Lecturer at Forth Valley College, John Dickson, won an FVC Staff Award last year for his use of Numbas in mathematics courses.
John says this about the award:
I started using Numbas as a means of formative assessment around five years ago which worked really well as a tool for allowing students to develop their skills ahead of a summative assessment. The experience of learning how to write Numbas questions has proved invaluable since the Covid -19 pandemic began and remote learning became necessary.
The maths department needed a method of ensuring that any summative assessments conducted in a remote setting were reliable, secure, maintained a standard of integrity and were able to be set at the correct level for the variety of courses we deliver. Using Numbas to deliver these assessments allowed us to do this. By developing assessments that were randomised for every student meant we could be confident that it was their own work and creating these bespoke assessments ensured they were set at the correct level. Developing these assessments in a short time scale did have some challenges along the way but we have now developed a fairly standardised system of assessing in this manner.
Having developed assessments using Numbas, I believe that there is a strong case for continued use of e-assessments of this type in assessing mathematics in the post pandemic world. There are many ways in which assessments of this nature are superior to entirely paper based assessment and I hope that we will be using Numbas to allow our students to develop their mathematical skills and knowledge in future years.
We’re keen to hear about other awards Numbas has contributed to. If your use of Numbas was cited in any form of formal recognition, please tell us all about it!
Just before Christmas I gave a talk over Zoom to a meeting of the First Year in Maths network, titled “Some adventurous things you can do with Numbas”.
There were a few experienced Numbas users in attendance, so I wanted to show off some things you can do with Numbas that I don’t normally have the chance to talk about in my standard “Introduction to Numbas” talk.
We’ve just released the next major version of the Numbas LTI provider: v3.0.
The main impetus for moving to a new major version was to get up to date with the third-party libraries that the LTI provider relies on; there were a few big changes in the way they worked, so working with the latest versions involved rewriting a lot of code.
However, I’ve also taken the opportunity to add a few new features, and to work through a lot of bug reports and interface improvements in the issue tracker.
We’ve been running v3.0 here at Newcastle for a couple of months, and it’s proved significantly more reliable than v2.
Here’s an update on Numbas development, covering July to November 2021.
I’ve been working on a big update to the Numbas LTI provider, which is pretty much ready but I’d like to test on a few different systems before recommending everyone upgrades.
Other notable additions recently include autocompletion in the editor when writing JME expressions, and variables are automatically added to the Variables tab after you write a reference to them anywhere in the question. These changes should make writing questions quite a bit easier, especially for new authors!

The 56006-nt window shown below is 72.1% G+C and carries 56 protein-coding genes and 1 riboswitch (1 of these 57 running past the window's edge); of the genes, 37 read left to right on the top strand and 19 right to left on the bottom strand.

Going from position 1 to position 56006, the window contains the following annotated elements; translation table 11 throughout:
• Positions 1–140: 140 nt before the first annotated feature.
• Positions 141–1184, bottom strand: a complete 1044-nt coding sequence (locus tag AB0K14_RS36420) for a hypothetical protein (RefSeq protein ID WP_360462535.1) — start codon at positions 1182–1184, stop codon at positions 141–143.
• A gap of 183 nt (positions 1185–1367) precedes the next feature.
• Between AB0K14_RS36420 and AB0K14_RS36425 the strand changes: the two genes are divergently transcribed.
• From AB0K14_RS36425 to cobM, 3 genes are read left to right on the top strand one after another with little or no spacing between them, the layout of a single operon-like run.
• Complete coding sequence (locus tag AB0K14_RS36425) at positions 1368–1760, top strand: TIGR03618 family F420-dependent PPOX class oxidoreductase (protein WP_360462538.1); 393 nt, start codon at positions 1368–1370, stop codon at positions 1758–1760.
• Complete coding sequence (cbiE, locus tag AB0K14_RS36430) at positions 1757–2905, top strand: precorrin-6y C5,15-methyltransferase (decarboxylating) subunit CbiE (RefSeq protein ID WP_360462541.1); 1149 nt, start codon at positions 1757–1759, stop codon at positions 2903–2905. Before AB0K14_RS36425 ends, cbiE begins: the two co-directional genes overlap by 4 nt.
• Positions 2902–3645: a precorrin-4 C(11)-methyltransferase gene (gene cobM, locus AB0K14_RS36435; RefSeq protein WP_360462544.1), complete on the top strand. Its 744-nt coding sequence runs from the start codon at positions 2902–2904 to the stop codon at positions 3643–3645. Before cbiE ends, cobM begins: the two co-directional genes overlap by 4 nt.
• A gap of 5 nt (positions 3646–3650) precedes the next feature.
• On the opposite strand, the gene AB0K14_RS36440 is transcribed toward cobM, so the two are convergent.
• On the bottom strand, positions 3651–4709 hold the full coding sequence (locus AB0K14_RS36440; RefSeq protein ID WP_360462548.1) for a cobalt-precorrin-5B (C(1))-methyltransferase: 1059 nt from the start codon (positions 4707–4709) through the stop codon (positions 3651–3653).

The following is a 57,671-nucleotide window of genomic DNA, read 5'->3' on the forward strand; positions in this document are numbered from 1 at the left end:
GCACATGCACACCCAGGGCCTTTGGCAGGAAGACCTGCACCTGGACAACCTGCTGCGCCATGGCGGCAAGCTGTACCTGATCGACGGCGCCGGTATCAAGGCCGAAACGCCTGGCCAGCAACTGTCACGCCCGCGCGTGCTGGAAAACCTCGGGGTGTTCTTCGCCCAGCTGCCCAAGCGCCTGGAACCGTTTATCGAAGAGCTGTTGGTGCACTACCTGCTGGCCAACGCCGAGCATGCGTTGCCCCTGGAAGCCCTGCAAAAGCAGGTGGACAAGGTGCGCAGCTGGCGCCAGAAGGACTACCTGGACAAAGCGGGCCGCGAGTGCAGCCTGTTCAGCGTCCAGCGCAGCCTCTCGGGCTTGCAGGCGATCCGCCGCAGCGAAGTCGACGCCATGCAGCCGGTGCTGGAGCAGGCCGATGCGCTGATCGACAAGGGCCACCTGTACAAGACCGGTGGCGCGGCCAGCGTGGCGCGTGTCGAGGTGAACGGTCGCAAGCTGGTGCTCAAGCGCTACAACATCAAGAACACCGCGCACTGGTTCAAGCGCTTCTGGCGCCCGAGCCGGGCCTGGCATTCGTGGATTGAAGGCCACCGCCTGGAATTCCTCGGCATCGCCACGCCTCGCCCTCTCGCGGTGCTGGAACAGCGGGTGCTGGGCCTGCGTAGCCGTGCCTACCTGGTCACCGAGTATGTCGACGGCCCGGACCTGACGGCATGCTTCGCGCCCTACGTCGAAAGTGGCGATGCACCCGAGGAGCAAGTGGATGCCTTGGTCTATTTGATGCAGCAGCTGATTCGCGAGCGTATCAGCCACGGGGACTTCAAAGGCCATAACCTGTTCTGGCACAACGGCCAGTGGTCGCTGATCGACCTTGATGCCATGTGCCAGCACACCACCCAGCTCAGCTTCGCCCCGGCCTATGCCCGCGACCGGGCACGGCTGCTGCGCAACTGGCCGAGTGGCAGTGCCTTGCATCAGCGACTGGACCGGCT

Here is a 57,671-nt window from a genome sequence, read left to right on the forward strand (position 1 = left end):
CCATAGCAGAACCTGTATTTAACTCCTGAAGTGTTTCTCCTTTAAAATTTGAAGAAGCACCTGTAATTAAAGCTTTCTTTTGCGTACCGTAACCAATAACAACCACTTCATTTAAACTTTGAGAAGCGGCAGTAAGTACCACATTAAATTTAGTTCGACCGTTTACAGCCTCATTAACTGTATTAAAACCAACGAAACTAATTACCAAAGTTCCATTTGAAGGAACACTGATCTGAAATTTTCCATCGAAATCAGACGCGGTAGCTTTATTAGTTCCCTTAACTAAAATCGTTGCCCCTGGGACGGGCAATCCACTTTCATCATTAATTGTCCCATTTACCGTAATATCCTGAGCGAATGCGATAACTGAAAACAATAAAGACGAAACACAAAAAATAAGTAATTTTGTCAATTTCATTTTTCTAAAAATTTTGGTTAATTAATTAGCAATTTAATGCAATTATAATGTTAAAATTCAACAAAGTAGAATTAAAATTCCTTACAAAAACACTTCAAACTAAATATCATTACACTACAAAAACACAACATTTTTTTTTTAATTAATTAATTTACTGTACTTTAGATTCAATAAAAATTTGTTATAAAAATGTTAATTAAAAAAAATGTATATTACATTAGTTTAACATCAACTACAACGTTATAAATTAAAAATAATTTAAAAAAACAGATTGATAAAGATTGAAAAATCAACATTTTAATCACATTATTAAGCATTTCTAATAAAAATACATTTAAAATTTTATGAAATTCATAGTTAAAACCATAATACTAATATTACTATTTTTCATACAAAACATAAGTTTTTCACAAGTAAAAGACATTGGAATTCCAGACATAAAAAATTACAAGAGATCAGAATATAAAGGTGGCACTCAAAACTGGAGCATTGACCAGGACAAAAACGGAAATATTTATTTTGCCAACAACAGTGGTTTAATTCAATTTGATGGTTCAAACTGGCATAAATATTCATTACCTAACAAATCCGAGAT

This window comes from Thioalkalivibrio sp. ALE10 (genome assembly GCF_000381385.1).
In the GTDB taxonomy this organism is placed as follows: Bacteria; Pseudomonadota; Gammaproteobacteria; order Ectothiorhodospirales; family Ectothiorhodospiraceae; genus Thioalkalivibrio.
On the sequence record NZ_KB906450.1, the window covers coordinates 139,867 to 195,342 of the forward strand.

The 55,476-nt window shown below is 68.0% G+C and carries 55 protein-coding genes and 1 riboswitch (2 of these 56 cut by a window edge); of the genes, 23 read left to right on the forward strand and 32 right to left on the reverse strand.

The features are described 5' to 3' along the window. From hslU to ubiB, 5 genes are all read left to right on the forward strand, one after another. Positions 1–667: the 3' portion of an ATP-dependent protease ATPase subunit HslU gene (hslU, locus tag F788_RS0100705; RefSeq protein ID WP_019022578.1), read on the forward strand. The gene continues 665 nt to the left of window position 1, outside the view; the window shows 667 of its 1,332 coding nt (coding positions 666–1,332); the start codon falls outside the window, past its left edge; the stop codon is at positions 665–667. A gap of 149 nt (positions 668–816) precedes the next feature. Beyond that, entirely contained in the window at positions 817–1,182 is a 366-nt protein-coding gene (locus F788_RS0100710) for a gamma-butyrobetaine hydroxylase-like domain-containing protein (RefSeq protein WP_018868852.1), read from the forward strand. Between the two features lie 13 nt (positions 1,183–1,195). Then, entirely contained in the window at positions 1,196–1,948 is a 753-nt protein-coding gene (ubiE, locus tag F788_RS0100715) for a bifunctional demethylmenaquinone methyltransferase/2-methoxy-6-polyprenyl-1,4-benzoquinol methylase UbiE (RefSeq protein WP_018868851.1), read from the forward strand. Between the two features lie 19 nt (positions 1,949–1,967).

Last week was the second International JSXGraph Conference. Numbas has had an extension to integrate JSXGraph for over 10 years, since the very start, but I haven’t done much with it, so I submitted a talk proposal to pressure myself into doing something.
That tactic worked – as the conference approached I spent a few days working on the extension, adding the ability to use JSXGraph diagrams in marking, just like you can with the GeoGebra extension.
We’re running another of our semi-regular training sessions, aimed at beginners. It’ll run over Zoom and last about two hours. No previous knowledge of Numbas will be assumed. The session will be recorded.
In the coming year, I’m going to focus less on developing new features in Numbas, and more on organising the content we’ve already got.
At the moment, the database of content in the Numbas editor at numbas.mathcentre.ac.uk contains a lot of stuff, but it’s hard to search, and it’s particularly hard to find good-quality material.
We’d like to improve this, by developing some new tools, and by applying more effort to moderation. Our goal is to start and maintain a library of good-quality, well-organised Numbas questions and exams available for everyone to reuse.
We’re looking for anyone interested in helping with this project. Your contribution could be:
Time spent moderating – ad hoc, or committing to a number of hours per year
Content for the library
Expertise from previous similar projects
As a first step, I’m running a meeting on August 31st, open to anyone interested in helping. To cover as many time zones as possible, the meeting will run twice: first at 09:00-10:00 BST (GMT+1), and then at 15:00-16:00.
It’s finally Summer, so it’s time for a new major version of Numbas. This year I’ve been working on diagnostic testing, and other adaptive assessments. There are also some new question-level features, improved accessibility, and some new features in the LTI tool.
We’ve decided to start running weekly “open office” hours each Thursday. You can make an appointment to talk with the lead developer of Numbas, Christian Lawson-Perfect, about anything to do with Numbas.
Meetings will normally take place over Zoom, unless you specify a different method.
You could get help writing questions, integrating Numbas with your VLE, or have a more wide-ranging chat about using Numbas.